A good first step would be to move away from high-profile, resource-intensive and largely ineffective raids and to address the economic and social circumstances that increase vulnerability to trafficking....Expansion and targeted enforcement of labor laws in [sectors where trafficking flourishes] would not only go a long way toward locating, identifying and assisting trafficked persons, it would also protect the rights of all workers.

For the long term, strategies led by individuals and communities with knowledge of and access to trafficked people are far more likely than raids to meet with success....

Trafficking victims by definition have sought opportunity in the United States only to find themselves in coercive and abusive situations. We owe it to them to find better ways to locate, identify and assist them, and to develop anti-trafficking initiatives that prioritize their needs, choices, and self-determination as human beings. A good way to start would be to extend a helping hand that is not also holding a gun.

As I've noted in this blog before, the Sex Workers Project is doing some truly outstanding advocacy.

Another step the Obama administration could take would be to re-examine the equation of prostitution with trafficking under various provisions of federal law, including in restrictions on international aid. Some of these policies make providing life-saving services to sex workers more difficult, and distract from the serious problem of human trafficking.

Monday, February 2, 2009

Miscellaneous updates: civil rights at home and abroad

Maybe you've heard about the Maryland State Police spying scandal. Basically, in 2005-06 the state police were spying on a number of peace, anti-death penalty and other progressive grassroots groups in the state, on the pretense that they were a security threat. Turns out that among those groups was Equality Maryland - yes, a bunch of LGBT lobbyists in suits were deemed a security threat.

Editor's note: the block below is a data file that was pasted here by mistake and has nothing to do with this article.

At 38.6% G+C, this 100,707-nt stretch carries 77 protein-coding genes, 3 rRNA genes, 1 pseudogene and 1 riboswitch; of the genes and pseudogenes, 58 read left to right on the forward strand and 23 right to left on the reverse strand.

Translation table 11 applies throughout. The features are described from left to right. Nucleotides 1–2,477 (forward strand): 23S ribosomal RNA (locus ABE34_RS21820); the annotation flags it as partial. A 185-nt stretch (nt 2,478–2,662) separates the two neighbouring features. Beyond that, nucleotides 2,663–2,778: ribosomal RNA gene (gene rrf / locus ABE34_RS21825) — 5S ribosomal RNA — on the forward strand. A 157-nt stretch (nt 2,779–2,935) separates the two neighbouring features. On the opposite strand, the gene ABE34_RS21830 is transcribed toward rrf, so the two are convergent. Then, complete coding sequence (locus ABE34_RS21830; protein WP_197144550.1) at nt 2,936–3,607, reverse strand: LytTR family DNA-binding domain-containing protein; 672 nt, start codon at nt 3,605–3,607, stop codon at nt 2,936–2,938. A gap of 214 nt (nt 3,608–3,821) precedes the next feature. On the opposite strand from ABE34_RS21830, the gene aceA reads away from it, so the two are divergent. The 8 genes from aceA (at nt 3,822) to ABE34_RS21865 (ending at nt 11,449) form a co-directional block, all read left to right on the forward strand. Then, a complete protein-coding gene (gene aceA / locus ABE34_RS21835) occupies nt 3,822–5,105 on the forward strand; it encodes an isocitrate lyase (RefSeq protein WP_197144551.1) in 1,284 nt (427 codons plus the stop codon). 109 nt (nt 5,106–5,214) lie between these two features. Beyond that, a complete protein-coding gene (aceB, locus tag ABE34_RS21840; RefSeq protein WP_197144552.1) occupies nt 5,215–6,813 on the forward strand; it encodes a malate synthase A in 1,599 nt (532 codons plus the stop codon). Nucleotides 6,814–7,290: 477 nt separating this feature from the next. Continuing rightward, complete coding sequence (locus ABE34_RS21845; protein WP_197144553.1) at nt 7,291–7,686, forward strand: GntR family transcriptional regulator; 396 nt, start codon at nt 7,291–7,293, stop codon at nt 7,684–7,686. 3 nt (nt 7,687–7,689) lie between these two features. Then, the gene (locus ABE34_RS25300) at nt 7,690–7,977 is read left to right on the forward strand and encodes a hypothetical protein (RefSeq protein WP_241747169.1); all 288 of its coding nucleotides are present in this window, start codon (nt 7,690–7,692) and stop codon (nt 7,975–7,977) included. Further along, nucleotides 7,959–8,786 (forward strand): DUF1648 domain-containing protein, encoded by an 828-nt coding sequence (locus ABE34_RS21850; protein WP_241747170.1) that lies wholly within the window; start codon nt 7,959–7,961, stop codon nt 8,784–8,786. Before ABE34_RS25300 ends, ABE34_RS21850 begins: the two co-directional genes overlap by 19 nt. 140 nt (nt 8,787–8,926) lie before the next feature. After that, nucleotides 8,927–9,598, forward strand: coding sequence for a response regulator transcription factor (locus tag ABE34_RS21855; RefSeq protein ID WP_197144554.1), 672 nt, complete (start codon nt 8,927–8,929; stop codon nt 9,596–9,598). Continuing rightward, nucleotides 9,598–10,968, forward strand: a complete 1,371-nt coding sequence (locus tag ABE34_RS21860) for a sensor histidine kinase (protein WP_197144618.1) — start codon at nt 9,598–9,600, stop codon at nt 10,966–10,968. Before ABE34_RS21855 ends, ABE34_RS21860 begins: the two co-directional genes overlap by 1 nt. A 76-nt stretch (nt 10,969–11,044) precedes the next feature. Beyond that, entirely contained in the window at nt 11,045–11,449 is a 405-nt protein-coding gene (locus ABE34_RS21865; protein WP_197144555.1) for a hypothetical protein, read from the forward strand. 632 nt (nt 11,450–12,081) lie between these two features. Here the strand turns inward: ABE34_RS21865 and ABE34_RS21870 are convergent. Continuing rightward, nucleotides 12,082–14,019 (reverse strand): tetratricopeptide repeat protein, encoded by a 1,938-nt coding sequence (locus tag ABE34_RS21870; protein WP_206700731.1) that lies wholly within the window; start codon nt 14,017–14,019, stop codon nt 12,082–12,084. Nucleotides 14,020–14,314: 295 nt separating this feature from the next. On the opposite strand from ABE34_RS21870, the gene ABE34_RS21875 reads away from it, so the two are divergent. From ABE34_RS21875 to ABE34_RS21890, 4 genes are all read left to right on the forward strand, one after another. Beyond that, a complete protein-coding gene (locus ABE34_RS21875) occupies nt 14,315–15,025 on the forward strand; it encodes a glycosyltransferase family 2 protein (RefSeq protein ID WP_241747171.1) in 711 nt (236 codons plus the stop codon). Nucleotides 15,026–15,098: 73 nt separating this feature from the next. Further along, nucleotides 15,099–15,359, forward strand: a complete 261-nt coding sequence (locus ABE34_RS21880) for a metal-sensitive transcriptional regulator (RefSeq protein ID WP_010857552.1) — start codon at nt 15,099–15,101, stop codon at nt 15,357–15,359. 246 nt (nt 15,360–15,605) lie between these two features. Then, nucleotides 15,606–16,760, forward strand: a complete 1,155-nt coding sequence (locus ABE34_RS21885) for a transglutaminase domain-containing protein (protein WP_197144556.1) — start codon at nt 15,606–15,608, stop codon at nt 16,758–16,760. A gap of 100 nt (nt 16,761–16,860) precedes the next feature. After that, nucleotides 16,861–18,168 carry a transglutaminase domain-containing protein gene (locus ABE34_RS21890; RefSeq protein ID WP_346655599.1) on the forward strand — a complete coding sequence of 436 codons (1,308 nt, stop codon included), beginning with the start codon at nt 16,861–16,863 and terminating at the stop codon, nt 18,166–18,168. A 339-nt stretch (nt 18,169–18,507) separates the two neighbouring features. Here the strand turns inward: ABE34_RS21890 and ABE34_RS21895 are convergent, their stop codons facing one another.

And speaking of witchhunty goings-on, remember U.S. Attorney Leslie Hagen, who was fired from the Bush Justice Department for being a lesbian? Well, the DOJ has finally filled her position by hiring -- Leslie Hagen. How's that for change?

Colombia's highest court has held that the South American nation must provide government benefits to same-sex couples on the same footing as heterosexual married couples. No translation of the opinion is as yet available, but hunter of justice excerpts a statement on the ruling from Colombia's leading LGBT rights group. Leonard Link - which always has excellent coverage of LGBT and HIV issues in immigration and asylum law - has a thoughtful discussion of the ramifications of this decision for asylum seekers. The issue is an interesting one because, like South Africa, Colombia has seen robust recognition of constitutional rights for sexual and gender minorities, and at the same time continues to see persistent, widespread homophobic violence. Meanwhile, Constitutional Law Prof blog notes that this is not the trailblazing decision from this court on matters of gender and sexuality; in the 1990s the court rendered a series of decisions placing limits on genital reconstruction surgeries for children born with ambiguous genitalia.
[Yes, Colombia was initially misspelled as "Columbia." You would, of course, expect this sort of thing from Columbia.]

Meanwhile, Bolivian voters have endorsed a new constitution. The new document is most notable for seeking to give more rights to indigenous people, and for allowing President Evo Morales to run for another term. But it's also notable that unlike the former constitution, the new one does not contain bans on abortion or same-sex marriage - absences which angered some Catholics. Indeed, the new constitution apparently bans discrimination on the basis of sexual orientation, which some think could lead to rulings in favor of marriage equality. This looks like another case of LGB civil rights benefiting from broader political changes led by a coalition that happens to favor equality, even though there is far from a broad national consensus on equality issues.